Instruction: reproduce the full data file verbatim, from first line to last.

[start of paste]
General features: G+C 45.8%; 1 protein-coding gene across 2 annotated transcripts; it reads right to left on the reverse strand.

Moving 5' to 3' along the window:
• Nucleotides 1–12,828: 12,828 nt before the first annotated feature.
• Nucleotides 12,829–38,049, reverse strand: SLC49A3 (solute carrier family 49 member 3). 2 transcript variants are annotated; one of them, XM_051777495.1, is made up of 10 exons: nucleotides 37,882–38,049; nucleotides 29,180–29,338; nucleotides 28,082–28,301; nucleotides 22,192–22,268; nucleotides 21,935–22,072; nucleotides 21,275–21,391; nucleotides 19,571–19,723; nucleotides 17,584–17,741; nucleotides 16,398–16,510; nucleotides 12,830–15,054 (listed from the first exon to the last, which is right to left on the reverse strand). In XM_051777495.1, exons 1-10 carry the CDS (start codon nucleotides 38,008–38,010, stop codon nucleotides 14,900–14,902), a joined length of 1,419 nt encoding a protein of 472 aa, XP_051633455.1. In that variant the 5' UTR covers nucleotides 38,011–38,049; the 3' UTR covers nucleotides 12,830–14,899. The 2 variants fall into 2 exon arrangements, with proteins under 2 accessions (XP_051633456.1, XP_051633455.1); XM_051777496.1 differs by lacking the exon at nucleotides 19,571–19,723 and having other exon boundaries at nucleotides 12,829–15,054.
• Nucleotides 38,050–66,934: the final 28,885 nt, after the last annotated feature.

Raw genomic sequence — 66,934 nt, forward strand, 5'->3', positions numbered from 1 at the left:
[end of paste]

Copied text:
General features: G+C 45.8%; 1 protein-coding gene across 2 annotated transcripts; it reads right to left on the reverse strand.

Moving 5' to 3' along the window:
• Nucleotides 1–12,828: 12,828 nt before the first annotated feature.
• Nucleotides 12,829–38,049, reverse strand: SLC49A3 (solute carrier family 49 member 3). 2 transcript variants are annotated; one of them, XM_051777495.1, is made up of 10 exons: nucleotides 37,882–38,049; nucleotides 29,180–29,338; nucleotides 28,082–28,301; nucleotides 22,192–22,268; nucleotides 21,935–22,072; nucleotides 21,275–21,391; nucleotides 19,571–19,723; nucleotides 17,584–17,741; nucleotides 16,398–16,510; nucleotides 12,830–15,054 (listed from the first exon to the last, which is right to left on the reverse strand). In XM_051777495.1, exons 1-10 carry the CDS (start codon nucleotides 38,008–38,010, stop codon nucleotides 14,900–14,902), a joined length of 1,419 nt encoding a protein of 472 aa, XP_051633455.1. In that variant the 5' UTR covers nucleotides 38,011–38,049; the 3' UTR covers nucleotides 12,830–14,899. The 2 variants fall into 2 exon arrangements, with proteins under 2 accessions (XP_051633456.1, XP_051633455.1); XM_051777496.1 differs by lacking the exon at nucleotides 19,571–19,723 and having other exon boundaries at nucleotides 12,829–15,054.
• Nucleotides 38,050–66,934: the final 28,885 nt, after the last annotated feature.

Raw genomic sequence — 66,934 nt, forward strand, 5'->3', positions numbered from 1 at the left: